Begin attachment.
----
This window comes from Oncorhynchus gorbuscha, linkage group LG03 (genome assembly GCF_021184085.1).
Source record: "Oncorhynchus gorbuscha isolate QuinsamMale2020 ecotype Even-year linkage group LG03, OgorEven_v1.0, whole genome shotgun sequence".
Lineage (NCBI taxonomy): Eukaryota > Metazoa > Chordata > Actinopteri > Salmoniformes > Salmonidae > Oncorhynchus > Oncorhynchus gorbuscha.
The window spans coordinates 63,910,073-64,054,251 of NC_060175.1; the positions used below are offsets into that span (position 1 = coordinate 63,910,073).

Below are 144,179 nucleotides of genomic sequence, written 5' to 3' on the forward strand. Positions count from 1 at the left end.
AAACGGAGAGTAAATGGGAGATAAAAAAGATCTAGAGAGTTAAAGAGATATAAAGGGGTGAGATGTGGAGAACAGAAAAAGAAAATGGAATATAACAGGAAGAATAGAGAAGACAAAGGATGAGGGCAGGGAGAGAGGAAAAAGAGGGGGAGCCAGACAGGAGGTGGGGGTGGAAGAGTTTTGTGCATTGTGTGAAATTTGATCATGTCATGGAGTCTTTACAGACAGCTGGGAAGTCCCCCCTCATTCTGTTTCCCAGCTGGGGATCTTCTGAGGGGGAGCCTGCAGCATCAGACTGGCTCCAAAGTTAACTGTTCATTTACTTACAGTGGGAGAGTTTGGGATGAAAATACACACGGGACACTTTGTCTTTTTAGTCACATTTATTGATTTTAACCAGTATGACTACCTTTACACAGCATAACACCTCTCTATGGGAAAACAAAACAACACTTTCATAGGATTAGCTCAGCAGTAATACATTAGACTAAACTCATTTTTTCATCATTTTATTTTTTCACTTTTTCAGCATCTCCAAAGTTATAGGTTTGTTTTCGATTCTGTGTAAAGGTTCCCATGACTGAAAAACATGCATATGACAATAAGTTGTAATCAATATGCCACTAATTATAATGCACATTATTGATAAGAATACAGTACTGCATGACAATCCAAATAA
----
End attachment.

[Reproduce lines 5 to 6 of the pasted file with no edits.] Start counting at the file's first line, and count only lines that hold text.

Below are 144,179 nucleotides of genomic sequence, written 5' to 3' on the forward strand. Positions count from 1 at the left end.
AAACGGAGAGTAAATGGGAGATAAAAAAGATCTAGAGAGTTAAAGAGATATAAAGGGGTGAGATGTGGAGAACAGAAAAAGAAAATGGAATATAACAGGAAGAATAGAGAAGACAAAGGATGAGGGCAGGGAGAGAGGAAAAAGAGGGGGAGCCAGACAGGAGGTGGGGGTGGAAGAGTTTTGTGCATTGTGTGAAATTTGATCATGTCATGGAGTCTTTACAGACAGCTGGGAAGTCCCCCCTCATTCTGTTTCCCAGCTGGGGATCTTCTGAGGGGGAGCCTGCAGCATCAGACTGGCTCCAAAGTTAACTGTTCATTTACTTACAGTGGGAGAGTTTGGGATGAAAATACACACGGGACACTTTGTCTTTTTAGTCACATTTATTGATTTTAACCAGTATGACTACCTTTACACAGCATAACACCTCTCTATGGGAAAACAAAACAACACTTTCATAGGATTAGCTCAGCAGTAATACATTAGACTAAACTCATTTTTTCATCATTTTATTTTTTCACTTTTTCAGCATCTCCAAAGTTATAGGTTTGTTTTCGATTCTGTGTAAAGGTTCCCATGACTGAAAAACATGCATATGACAATAAGTTGTAATCAATATGCCACTAATTATAATGCACATTATTGATAAGAATACAGTACTGCATGACAATCCAAATAA